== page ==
Successfully reported this slideshow.
We use your LinkedIn profile and activity data to personalize ads and to show you more relevant ads. You can change your ad preferences anytime.

CMSC828B Multidimensional Spectral Hashing


Published on

Multidimensional Spectral Hashing

Published in: Technology
  • Be the first to comment

  • Be the first to like this

CMSC828B Multidimensional Spectral Hashing

  1. 1. Multidimensional Spectral Hashing Yair Weiss, Rob Fergus, and Antonio Torralba Presenter: Ruofei Du 10/25/2014
  2. 2. Motivation Date Deluge Sublinear Time Search Hashing Object Retrieval / Recognition Large Scale Search
  3. 3. Outline Multidimensional Spectral Hashing ● Introduction o Semantic Hashing o Spectral Hashing o Motivation of MSH ● Formulation o Hamming affinity o Curse of dimensionality o Kernel Trick ● Results o Toy, CIFAR, 1M Tiny Images
  4. 4. Introduction Semantic Hashing [Salakhutdinov & Hinton, 2007]
  5. 5. Introduction Semantic Hashing
  6. 6. Introduction Advantages ● Fast Query Speed o By using hashing scheme, we can achieve constant or sublinear search time complexity. o Exhaustive search is also acceptable because the comparison cost is cheap now ● Reduce Storage Cost
  7. 7. Introduction A good hashing code ● What makes a good hashing code? o Easily computed for a novel input o Requires a small number of bits to code the full dataset o Maps similar items to similar binary codewords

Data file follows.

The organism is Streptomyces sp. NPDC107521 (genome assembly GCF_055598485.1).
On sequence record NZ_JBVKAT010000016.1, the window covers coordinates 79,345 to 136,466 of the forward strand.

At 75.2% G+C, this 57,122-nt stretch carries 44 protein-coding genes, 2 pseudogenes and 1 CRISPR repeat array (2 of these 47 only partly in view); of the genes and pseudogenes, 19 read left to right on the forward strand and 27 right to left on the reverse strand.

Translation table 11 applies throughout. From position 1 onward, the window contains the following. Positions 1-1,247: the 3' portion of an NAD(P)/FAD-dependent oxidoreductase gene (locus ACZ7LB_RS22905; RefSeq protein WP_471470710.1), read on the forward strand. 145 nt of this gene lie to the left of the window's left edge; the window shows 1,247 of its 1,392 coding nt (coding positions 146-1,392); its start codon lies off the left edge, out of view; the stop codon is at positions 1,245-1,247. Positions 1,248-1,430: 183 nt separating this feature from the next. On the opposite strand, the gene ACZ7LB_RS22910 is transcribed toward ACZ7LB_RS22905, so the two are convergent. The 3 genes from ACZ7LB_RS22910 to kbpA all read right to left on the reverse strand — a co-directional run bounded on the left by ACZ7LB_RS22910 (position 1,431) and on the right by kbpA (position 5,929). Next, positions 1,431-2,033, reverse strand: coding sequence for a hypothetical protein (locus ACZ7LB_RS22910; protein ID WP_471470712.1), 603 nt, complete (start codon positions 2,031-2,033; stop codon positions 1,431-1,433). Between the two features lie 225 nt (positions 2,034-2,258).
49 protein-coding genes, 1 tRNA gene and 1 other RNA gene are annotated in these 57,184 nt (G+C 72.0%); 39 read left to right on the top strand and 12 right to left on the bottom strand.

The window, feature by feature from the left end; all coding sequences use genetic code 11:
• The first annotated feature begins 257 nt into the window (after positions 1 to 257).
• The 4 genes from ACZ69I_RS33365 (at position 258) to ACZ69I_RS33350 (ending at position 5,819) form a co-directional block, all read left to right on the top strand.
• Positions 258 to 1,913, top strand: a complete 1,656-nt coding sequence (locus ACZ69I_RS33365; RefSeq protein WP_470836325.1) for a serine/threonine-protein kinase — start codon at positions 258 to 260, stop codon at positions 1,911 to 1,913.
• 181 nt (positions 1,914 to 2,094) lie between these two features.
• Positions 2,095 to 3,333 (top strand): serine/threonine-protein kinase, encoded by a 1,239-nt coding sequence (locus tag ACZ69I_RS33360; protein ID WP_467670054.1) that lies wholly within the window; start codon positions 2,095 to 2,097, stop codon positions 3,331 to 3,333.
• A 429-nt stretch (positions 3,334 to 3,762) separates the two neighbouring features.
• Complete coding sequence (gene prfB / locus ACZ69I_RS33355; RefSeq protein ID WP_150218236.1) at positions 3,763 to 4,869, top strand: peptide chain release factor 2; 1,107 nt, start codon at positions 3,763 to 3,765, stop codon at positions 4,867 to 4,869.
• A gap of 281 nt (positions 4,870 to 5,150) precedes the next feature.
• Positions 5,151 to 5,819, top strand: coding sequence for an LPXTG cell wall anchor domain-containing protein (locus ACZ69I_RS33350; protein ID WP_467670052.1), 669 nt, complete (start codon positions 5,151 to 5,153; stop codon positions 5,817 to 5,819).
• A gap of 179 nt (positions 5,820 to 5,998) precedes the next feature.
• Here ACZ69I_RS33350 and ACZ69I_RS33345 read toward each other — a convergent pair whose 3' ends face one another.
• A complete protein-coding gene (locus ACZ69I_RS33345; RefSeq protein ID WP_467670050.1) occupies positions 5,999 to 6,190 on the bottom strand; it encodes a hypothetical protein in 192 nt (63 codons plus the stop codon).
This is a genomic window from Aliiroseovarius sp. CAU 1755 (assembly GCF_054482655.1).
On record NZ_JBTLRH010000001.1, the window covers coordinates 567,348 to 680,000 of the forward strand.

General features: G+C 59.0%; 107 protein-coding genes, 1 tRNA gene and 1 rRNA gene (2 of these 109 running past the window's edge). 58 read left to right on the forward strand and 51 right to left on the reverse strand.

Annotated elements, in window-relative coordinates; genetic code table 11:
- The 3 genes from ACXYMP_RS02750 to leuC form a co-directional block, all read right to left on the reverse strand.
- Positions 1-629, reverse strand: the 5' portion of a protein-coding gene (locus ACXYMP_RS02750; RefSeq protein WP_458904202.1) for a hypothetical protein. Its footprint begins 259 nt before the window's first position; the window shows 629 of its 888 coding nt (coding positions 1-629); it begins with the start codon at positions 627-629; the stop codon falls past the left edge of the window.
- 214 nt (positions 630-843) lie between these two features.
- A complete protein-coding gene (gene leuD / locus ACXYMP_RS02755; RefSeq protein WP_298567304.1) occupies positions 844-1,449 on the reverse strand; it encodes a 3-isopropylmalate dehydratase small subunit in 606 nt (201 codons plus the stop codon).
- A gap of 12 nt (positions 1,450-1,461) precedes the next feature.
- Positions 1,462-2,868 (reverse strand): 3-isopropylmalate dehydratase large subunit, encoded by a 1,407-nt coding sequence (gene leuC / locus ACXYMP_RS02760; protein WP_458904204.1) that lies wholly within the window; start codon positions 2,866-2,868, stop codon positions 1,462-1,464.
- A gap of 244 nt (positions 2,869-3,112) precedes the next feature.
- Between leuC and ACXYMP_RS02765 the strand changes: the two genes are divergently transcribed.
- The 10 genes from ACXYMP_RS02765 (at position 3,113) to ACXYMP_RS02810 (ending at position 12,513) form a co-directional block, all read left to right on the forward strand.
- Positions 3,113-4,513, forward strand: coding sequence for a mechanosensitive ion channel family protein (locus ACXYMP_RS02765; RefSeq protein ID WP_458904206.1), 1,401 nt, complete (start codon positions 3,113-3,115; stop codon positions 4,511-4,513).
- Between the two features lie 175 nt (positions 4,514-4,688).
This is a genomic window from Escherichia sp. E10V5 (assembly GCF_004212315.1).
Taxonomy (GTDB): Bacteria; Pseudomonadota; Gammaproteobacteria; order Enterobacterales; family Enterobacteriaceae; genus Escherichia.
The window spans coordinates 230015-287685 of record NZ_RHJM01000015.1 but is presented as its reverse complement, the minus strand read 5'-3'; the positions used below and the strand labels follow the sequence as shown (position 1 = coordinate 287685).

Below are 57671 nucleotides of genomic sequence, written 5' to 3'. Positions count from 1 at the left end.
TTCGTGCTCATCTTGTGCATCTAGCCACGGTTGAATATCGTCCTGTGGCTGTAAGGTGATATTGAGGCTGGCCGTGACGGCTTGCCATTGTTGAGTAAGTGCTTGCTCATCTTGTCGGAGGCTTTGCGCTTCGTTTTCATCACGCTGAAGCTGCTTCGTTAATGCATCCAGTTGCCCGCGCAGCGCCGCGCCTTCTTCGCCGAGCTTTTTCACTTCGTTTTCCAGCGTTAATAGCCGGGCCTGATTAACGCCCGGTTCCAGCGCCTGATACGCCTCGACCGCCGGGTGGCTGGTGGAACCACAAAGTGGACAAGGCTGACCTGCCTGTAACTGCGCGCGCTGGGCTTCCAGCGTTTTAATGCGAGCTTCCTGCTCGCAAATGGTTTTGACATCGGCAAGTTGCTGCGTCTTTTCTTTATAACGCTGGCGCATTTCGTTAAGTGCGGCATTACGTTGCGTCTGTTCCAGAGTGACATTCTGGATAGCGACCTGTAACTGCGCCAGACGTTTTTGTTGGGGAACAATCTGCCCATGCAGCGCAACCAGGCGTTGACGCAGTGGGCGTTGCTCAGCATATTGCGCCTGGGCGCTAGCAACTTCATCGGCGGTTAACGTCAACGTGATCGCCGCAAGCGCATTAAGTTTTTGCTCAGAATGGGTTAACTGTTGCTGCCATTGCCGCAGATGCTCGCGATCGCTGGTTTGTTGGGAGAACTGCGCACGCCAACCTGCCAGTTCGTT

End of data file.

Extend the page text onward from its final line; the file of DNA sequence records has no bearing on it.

8. 8. Introduction Locally Sensitive Hashing [Gionis, A. & Indyk, P. & Motwani, R., 1999] Every bit in the code is calculated by a random linear projection followed by a random threshold As the number of bits increases the precision improves (and approaches one with many bits), but the rate of convergence can be very slow.
  9. 9. Introduction Try Hamming distance ≈ semantic distance ● Random Projections “LSH” (Andoni and Indyk 06) ● Deep Neural Network “DNN” (Salakhutdinov and Hinton 07) ● SH: “Spectral Hashing” (Weiss et al. 08) 􏰀 ● USPLH (Wang, Kumar, Chang 2010) ● BRE (Kulis and Darell 2009) ● ITQ (Gong and Lazebnik 2011) ● MLH (Nourouzi and Fleet 2011) ● MDSH (Weiss et al. 2012)
  10. 10. Introduction Spectral Hashing [Weiss, Y., NIPS 2008]
  11. 11. Introduction Spectral Hashing [Weiss, Y., NIPS 2008] ● Assumption o Points are embedded in Euclidean space ● Research Question o How to binarize so Hamming distance approximates Euclidean distance? // Hamming Distance // Binary Code // Balance Property // Independence Property
  12. 12. Introduction Graph Partitioning
  13. 13. Introduction Spectral Relaxation Solution: k eigenfunctions of weighted Laplace-Beltrami operators Threshold the eigenfunction to get the hashing codes.
  14. 14. Introduction Eigenfunction ● The eigenfunctions of the continuous weighted Laplacian have an outer product form. ● The eigenvalues from the outer product eigenfunctions are discarded to maintain the uncorrelatedness of bits.
  15. 15. Introduction Spectral Hashing [Weiss, Y., NIPS 2008]